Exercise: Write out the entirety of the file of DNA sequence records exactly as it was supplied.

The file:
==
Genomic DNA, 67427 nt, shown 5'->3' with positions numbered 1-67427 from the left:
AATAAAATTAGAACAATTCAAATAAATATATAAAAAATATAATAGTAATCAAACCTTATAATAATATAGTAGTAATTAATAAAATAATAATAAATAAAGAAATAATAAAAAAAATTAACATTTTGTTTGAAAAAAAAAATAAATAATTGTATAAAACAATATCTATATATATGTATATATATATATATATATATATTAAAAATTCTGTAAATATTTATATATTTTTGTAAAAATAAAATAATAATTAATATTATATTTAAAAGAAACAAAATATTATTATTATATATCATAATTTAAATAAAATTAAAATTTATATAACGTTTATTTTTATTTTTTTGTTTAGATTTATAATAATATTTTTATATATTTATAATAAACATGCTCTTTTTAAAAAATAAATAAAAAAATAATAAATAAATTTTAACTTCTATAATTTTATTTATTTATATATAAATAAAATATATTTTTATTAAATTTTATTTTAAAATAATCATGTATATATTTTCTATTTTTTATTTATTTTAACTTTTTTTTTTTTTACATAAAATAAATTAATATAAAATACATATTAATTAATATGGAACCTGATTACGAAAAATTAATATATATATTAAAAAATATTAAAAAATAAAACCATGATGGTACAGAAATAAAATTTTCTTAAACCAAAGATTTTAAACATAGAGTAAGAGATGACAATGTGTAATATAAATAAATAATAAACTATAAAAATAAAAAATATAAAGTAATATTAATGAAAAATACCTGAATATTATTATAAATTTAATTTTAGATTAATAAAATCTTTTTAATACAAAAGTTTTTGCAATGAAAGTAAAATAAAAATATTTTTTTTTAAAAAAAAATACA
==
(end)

Genomic DNA, 67427 nt, shown 5'->3' with positions numbered 1-67427 from the left:
AATAAAATTAGAACAATTCAAATAAATATATAAAAAATATAATAGTAATCAAACCTTATAATAATATAGTAGTAATTAATAAAATAATAATAAATAAAGAAATAATAAAAAAAATTAACATTTTGTTTGAAAAAAAAAATAAATAATTGTATAAAACAATATCTATATATATGTATATATATATATATATATATATTAAAAATTCTGTAAATATTTATATATTTTTGTAAAAATAAAATAATAATTAATATTATATTTAAAAGAAACAAAATATTATTATTATATATCATAATTTAAATAAAATTAAAATTTATATAACGTTTATTTTTATTTTTTTGTTTAGATTTATAATAATATTTTTATATATTTATAATAAACATGCTCTTTTTAAAAAATAAATAAAAAAATAATAAATAAATTTTAACTTCTATAATTTTATTTATTTATATATAAATAAAATATATTTTTATTAAATTTTATTTTAAAATAATCATGTATATATTTTCTATTTTTTATTTATTTTAACTTTTTTTTTTTTTACATAAAATAAATTAATATAAAATACATATTAATTAATATGGAACCTGATTACGAAAAATTAATATATATATTAAAAAATATTAAAAAATAAAACCATGATGGTACAGAAATAAAATTTTCTTAAACCAAAGATTTTAAACATAGAGTAAGAGATGACAATGTGTAATATAAATAAATAATAAACTATAAAAATAAAAAATATAAAGTAATATTAATGAAAAATACCTGAATATTATTATAAATTTAATTTTAGATTAATAAAATCTTTTTAATACAAAAGTTTTTGCAATGAAAGTAAAATAAAAATATTTTTTTTTAAAAAAAAATACA